On the Scorpion Vision booth itself, the company was discussing robotic systems that it had recently been involved in developing with one of its OEMs to fully automate the cutting of produce. Traditionally, this has been a manual process in which trained operators use mechanical knives to slice produce into individual pieces, which often leads to waste.

The new vision based systems developed by Scorpion Vision use a laser with a pattern projector to illuminate the produce with a random texture. The pattern is then captured using a pair of cameras integrated into a single unit along with the laser source. The data from the cameras is transferred to a PC, which compares the two images captured by the cameras and calculates the surface co-ordinates of the fruit. These are then used to create a cutting path which can be transferred to a robotic controller to orient a water cutter on the robot end effecter to move across the produce, slicing it into sections. Alternatively, knowing the 3D co-ordinates of the produce, the robot can pick it up and guide it under a stationary water cutter to perform a similar cutting operation.

According to Scorpion Vision’s Mr. Wilson, the new systems will not only replace existing manual procedures, but will make the process of cutting produce more repeatable and lead to less waste. Mr. Wilson said that he had a number of such vision-based robotic food production systems in the works and that Scorpion Vision will be making further announcements on those applications over the next couple of months.

High speed and high accuracy

Returning to the show floor, the theme of 3D imaging was again a subject for conversation at the Odos Imaging booth. There, Ritchie Logan, the company’s VP of Business Development, was on hand to discuss the way in which the company is expanding the markets for its 3D Time of Flight camera.

Traditionally, vendors of 3D Time of Flight cameras that use a pulsed light modulation technique have targeted industrial applications in logistics automation where the +/- 1cm depth resolution they offer at frame rates of 30 frames/sec at working distances between 0.5 to 5m is acceptable. But the engineers at Odos Imaging also recognized that the architecture of their time of flight 3D vision system could be repurposed to create a camera that would be able to capture images at frame rates between 450 – 17,900 fps, enabling the company to enter the high-speed image capture marketplace as well.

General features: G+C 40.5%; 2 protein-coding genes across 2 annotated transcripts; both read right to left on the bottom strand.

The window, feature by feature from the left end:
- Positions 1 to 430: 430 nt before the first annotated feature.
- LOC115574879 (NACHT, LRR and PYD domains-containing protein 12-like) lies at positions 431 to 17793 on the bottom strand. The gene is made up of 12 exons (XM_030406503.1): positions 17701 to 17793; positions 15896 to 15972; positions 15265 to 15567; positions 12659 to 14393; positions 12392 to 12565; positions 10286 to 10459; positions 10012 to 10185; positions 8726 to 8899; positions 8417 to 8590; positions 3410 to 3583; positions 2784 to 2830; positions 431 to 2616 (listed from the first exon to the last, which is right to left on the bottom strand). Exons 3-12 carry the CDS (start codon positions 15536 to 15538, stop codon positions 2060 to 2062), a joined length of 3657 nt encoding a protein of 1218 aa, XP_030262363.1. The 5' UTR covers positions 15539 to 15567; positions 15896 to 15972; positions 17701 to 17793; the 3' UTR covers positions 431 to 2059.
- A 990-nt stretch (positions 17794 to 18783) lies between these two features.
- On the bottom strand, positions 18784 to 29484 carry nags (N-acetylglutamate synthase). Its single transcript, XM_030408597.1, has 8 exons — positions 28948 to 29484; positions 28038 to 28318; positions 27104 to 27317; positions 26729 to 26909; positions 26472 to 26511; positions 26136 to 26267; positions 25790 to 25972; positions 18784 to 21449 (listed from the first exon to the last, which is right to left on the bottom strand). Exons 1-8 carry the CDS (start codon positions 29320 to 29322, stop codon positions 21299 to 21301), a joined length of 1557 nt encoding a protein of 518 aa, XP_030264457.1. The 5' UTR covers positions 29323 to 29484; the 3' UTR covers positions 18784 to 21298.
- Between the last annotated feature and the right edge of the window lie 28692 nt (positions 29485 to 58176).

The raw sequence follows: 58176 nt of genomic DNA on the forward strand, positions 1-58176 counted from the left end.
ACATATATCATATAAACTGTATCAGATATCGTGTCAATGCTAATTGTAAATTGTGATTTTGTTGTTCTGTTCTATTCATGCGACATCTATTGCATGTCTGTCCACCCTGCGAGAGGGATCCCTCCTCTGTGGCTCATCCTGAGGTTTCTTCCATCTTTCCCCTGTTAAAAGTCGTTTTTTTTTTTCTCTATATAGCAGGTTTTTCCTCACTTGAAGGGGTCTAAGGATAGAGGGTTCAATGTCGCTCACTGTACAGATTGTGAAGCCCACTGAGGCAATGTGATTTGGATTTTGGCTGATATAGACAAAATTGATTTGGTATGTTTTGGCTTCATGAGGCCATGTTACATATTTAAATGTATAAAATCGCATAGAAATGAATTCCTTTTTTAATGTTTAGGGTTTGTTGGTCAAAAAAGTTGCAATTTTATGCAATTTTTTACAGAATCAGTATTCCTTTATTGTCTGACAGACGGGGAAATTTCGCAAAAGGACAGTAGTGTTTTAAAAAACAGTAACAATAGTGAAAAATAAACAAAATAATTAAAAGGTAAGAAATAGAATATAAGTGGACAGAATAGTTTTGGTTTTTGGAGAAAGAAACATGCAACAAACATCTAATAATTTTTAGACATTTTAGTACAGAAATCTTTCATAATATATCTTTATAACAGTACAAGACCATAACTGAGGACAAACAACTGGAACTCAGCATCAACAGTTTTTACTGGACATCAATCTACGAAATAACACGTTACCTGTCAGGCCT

Where ambient illumination is insufficient in a particular high speed application -- or for ultra high speed applications requiring the use strobe illumination -- the new camera can be interfaced to the company’s pulsed laser illumination modules. The illumination modules deliver short <200 ns intense pulses of light onto a high velocity object, enabling images to be captured in perfect clarity with negligible motion blur.

capturing a flying bullet

Odos Imaging has used its high speed imaging camera to capture images of a 7.62 mm projectile as it exited the muzzle of a rifle barrel. Even with a very high speed object travelling at 750 m/s, the short pulse used to illuminate the bullet largely eliminated motion blur.

Odos representatives were discussing how the camera had been used to capture images of a 7.62 mm projectile as it exited the muzzle of a rifle barrel (see image above). Using the camera configured with dual illumination modules and a band pass filter centered around 880 nm, the camera was configured to capture a single image when triggered by the projectile making contact with a ballistic foil. Even with a very high speed object travelling at 750 m/s, the short illumination pulse largely eliminated motion blur.

For those applications where measuring depth more accurately is an absolute necessity, Dr. Russell Evans, the Managing Director of Omniscan, was present at the show to highlight the advantages of using the MikroCAD system from Berlin-based GFMesstechnik. This system, he said, could be used to capture the surface topography of large parts which would be out of the remit of confocal or white light interferometry systems.